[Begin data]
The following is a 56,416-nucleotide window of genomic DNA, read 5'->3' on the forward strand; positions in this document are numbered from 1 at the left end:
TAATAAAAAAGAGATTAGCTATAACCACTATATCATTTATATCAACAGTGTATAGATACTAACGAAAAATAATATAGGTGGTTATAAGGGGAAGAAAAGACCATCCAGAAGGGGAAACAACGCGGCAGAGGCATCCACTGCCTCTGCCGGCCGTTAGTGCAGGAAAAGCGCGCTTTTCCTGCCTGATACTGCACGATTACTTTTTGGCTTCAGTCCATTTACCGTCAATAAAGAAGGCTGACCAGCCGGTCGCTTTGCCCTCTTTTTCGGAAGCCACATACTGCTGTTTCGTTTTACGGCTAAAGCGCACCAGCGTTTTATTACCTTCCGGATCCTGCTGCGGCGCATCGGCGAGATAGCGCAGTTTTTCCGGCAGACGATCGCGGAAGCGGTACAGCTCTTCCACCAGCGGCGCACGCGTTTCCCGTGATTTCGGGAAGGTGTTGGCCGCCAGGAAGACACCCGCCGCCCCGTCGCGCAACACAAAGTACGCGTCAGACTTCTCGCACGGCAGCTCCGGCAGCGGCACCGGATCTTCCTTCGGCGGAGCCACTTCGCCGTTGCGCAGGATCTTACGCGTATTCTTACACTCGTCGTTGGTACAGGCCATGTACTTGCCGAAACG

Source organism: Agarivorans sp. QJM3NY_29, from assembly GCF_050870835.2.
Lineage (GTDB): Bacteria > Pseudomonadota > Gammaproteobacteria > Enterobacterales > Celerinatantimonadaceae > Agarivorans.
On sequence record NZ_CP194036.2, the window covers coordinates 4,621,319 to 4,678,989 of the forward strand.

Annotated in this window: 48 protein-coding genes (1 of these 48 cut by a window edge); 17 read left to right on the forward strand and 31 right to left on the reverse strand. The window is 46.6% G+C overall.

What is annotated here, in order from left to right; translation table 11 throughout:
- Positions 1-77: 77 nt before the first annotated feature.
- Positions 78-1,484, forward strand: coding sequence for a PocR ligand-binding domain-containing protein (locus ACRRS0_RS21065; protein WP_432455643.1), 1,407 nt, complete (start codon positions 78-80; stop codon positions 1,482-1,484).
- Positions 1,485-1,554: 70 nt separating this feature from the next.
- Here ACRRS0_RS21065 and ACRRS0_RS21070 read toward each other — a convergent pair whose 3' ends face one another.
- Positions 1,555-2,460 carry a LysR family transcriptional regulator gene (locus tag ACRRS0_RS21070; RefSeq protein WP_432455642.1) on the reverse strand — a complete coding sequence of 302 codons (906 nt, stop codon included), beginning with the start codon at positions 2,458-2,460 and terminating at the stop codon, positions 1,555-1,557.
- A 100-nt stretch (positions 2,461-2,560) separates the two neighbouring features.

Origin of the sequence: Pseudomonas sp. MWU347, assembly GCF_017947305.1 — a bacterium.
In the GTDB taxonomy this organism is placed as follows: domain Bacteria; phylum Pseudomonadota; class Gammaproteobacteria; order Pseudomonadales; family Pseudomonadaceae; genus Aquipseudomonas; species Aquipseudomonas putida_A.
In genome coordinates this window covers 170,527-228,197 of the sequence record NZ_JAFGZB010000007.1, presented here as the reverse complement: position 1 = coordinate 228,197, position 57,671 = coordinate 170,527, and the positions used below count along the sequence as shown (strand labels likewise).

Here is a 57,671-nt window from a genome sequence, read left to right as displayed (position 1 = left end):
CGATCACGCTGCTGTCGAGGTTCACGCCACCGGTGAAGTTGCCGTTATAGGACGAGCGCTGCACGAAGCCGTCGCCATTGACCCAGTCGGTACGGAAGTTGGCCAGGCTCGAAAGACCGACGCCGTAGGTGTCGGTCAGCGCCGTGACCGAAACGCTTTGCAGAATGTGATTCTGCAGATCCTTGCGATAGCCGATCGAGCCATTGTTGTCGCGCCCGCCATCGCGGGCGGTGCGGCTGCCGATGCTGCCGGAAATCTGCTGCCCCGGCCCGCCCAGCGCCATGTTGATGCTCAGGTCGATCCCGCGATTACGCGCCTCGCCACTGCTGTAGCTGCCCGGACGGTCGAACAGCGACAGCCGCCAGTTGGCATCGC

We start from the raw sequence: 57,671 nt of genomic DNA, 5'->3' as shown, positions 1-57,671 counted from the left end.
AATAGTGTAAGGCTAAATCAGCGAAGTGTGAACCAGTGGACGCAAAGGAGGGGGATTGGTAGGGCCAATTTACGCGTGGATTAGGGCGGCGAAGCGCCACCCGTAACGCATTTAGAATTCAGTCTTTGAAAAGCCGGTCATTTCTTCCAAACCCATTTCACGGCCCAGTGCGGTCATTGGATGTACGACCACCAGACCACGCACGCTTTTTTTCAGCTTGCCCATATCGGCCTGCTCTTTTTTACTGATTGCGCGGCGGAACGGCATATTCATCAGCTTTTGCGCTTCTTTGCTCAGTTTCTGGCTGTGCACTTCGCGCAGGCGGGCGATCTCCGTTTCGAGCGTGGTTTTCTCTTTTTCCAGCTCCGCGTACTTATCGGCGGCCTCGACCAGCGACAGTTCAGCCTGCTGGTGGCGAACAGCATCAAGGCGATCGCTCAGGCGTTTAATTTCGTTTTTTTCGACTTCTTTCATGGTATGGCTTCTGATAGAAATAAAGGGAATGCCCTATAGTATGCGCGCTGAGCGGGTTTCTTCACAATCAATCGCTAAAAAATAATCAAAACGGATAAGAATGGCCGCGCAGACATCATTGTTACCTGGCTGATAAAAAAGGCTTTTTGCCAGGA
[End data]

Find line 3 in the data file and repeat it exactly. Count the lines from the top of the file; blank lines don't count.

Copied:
Source organism: Agarivorans sp. QJM3NY_29, from assembly GCF_050870835.2.